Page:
The “ladies” of Nell Gwynne’s work hard for their money, providing elite custom “services” to the important men who run England. These men think Nell Gwynne’s girls are very good at what they do, but they have no idea what’s really going on inside those pretty little heads. In actuality, all of Nell Gwynne’s ladies are thoroughly educated and quite accomplished because their “real” job is to spy for the Gentlemen’s Speculative Society (the predecessor of Kage Baker’s The Company).
Their work is exhausting, so each year Nell Gwynne’s takes a holiday — without men, of course! This year they’ve gone to Torquay where they plan to spend a month resting, sunbathing, swimming, shopping, reading, and pursuing some of their personal hobbies (such as archaeological excavation). But when they get to the seaside town, they run into a loud and boisterous American man who may be planning a crime that will threaten England’s security. When the ladies alert the Gentlemen’s Speculative Society about the suspected plot, the Society has no agents to send to Torquay, so the ladies must investigate and, if necessary, stop the madman’s plans. There are other delicate associated issues; the crazy American has fallen in love with one of the ladies and Mrs. Corvey, the proprietor of Nell Gwynne’s, must find and hire a new cook before they get back to London. Can the girls accomplish their goals without blowing their cover? And will they get to enjoy their vacation?
Kage Baker is one of my favorite writers and she doesn’t disappoint with Nell Gwynne’s On Land and At Sea, her final work. This is a quick-moving short novel with likable characters and plenty of action, but two things set it apart from other fun stories. One is Kage Baker’s excellent storytelling skills and her succinct style. Similar to Ursula Le Guin, Baker makes every word count and she can tell a better story with 25,000 words than most authors can with twice that many. Therefore, characters and setting feel fully developed but the plot’s pace never suffers with detailed backstories and description.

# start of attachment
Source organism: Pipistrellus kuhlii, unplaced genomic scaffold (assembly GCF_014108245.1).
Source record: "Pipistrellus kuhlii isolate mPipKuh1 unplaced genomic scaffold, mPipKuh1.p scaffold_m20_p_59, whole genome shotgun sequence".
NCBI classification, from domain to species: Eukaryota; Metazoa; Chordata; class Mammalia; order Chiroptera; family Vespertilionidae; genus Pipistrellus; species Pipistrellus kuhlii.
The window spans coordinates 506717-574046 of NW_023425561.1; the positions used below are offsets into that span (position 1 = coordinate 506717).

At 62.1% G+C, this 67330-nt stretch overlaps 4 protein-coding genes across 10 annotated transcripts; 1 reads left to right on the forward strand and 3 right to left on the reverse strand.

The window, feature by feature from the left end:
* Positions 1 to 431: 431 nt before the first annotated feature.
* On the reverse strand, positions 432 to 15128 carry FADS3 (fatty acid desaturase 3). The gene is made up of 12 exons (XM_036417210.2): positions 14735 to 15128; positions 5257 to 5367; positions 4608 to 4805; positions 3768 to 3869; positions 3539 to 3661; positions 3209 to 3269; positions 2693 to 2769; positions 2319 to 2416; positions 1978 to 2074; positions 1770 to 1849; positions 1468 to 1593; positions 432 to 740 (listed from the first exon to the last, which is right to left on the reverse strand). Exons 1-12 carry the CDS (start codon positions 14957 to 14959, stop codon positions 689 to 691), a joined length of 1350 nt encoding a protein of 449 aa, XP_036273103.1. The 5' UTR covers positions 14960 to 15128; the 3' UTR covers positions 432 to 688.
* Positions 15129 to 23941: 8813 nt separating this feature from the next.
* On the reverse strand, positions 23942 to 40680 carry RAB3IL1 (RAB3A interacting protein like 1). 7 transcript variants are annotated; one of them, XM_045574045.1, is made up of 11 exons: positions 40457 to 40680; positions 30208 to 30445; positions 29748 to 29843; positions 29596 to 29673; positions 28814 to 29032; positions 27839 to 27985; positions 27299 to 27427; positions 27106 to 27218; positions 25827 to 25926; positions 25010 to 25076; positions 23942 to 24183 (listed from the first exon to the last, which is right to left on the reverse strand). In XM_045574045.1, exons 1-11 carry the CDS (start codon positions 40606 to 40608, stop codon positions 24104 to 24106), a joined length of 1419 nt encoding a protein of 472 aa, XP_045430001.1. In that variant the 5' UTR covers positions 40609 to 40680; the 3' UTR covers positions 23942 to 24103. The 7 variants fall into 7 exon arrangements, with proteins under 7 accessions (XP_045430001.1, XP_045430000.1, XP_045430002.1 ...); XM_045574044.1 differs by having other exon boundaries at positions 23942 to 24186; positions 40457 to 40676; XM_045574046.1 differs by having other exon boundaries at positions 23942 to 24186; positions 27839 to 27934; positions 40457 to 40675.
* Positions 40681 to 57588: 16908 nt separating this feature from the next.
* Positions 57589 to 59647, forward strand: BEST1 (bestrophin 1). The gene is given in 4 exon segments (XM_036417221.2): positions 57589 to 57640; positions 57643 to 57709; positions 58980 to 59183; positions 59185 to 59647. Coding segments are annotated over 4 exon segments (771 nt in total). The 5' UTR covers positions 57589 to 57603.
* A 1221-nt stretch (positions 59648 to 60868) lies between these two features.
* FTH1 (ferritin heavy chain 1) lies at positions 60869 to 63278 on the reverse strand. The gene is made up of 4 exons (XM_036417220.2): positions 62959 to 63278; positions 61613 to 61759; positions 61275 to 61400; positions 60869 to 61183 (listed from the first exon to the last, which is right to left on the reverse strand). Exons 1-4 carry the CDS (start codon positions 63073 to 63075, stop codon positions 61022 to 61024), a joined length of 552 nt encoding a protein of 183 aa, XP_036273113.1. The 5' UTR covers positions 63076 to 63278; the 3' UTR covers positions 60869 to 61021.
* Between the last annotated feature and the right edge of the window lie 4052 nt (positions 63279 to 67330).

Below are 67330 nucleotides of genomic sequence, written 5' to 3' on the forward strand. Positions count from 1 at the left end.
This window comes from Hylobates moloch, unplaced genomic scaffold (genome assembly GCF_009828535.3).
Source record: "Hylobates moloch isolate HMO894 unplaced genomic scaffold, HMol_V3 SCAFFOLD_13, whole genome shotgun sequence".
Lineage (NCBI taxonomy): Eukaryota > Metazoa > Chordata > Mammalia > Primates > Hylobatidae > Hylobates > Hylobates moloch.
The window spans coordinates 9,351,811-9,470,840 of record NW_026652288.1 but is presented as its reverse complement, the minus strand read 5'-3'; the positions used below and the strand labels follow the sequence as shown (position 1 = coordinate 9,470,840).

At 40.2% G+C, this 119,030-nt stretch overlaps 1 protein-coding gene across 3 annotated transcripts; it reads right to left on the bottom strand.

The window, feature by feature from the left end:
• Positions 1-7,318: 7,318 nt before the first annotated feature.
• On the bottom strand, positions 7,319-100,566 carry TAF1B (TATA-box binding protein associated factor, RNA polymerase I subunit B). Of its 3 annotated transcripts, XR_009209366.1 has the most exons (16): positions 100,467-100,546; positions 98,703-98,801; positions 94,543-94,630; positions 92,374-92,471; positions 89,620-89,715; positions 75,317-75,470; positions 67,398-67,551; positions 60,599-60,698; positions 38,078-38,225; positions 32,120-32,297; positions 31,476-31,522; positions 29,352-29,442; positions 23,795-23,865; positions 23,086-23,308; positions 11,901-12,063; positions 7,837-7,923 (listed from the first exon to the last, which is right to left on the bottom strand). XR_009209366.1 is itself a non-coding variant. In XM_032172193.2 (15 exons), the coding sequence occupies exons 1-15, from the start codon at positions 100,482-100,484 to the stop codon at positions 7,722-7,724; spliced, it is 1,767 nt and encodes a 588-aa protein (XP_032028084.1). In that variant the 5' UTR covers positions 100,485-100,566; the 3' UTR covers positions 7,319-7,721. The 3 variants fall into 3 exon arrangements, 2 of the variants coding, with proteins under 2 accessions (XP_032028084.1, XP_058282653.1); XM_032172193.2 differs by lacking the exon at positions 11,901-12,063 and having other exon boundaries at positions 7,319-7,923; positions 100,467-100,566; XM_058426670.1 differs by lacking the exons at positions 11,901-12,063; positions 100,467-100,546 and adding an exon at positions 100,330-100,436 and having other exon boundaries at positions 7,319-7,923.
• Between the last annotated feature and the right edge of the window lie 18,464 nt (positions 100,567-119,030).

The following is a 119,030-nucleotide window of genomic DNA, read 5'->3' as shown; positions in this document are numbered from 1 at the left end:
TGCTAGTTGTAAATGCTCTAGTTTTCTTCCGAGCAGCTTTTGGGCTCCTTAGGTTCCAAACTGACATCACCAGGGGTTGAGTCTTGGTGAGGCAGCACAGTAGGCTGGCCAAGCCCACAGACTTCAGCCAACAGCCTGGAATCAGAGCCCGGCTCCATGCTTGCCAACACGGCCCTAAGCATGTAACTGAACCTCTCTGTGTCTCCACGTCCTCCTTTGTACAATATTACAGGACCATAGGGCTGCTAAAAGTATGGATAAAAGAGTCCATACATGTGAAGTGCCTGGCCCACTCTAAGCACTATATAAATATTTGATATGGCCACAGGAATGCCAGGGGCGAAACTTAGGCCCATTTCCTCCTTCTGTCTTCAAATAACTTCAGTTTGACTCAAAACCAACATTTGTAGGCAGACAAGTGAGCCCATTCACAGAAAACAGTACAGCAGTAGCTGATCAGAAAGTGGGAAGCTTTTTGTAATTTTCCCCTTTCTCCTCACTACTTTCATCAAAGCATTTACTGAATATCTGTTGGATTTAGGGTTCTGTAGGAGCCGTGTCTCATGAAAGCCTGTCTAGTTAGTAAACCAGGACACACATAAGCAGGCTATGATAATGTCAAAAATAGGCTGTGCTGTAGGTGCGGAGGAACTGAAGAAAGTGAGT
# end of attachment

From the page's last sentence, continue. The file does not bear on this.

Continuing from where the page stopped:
The other is Baker’s delightful sense of humor which, similar to Jack Vance’s, is best described as droll. You wouldn’t call Nell Gwynne’s On Land and At Sea a comedy, at least not on the surface, but it’s very funny nonetheless. The subplot with the cook, for example, is hilarious but subtle, relying on the absurdity of the situation and its deadpan delivery rather than the sarcastic snark which counts for humor in so many fantasy novels these days. In fact, the entire premise of a spying whorehouse is pretty comical and Baker has fun with it. In an early scene she shows the “ladies” at work, gamely fulfilling their clients’ silly fantasies and, in an incongruous contrast, we later see them donning bullet-proof corset stays before heading out to stop the bad guys.
Nell Gwynne’s On Land and At Sea was unfinished when Kage Baker died two years ago. She left notes which helped her sister, Kathleen Bartholomew, finish the novella. I wouldn’t have known that Baker hadn’t written the whole thing if I hadn’t seen Bartholomew’s name on the cover. The book is illustrated by J.K. Potter.
Fans will definitely want to read Nell Gwynne’s On Land and At Sea, but this is also a fine place to start if you’re new to Baker’s work. You don’t need to have read the previous novels about Nell Gwynne’s, The Company, or The Gentlemen’s Speculative Society, but after you’ve read Nell Gwynne’s On Land and At Sea, I think you’ll want to.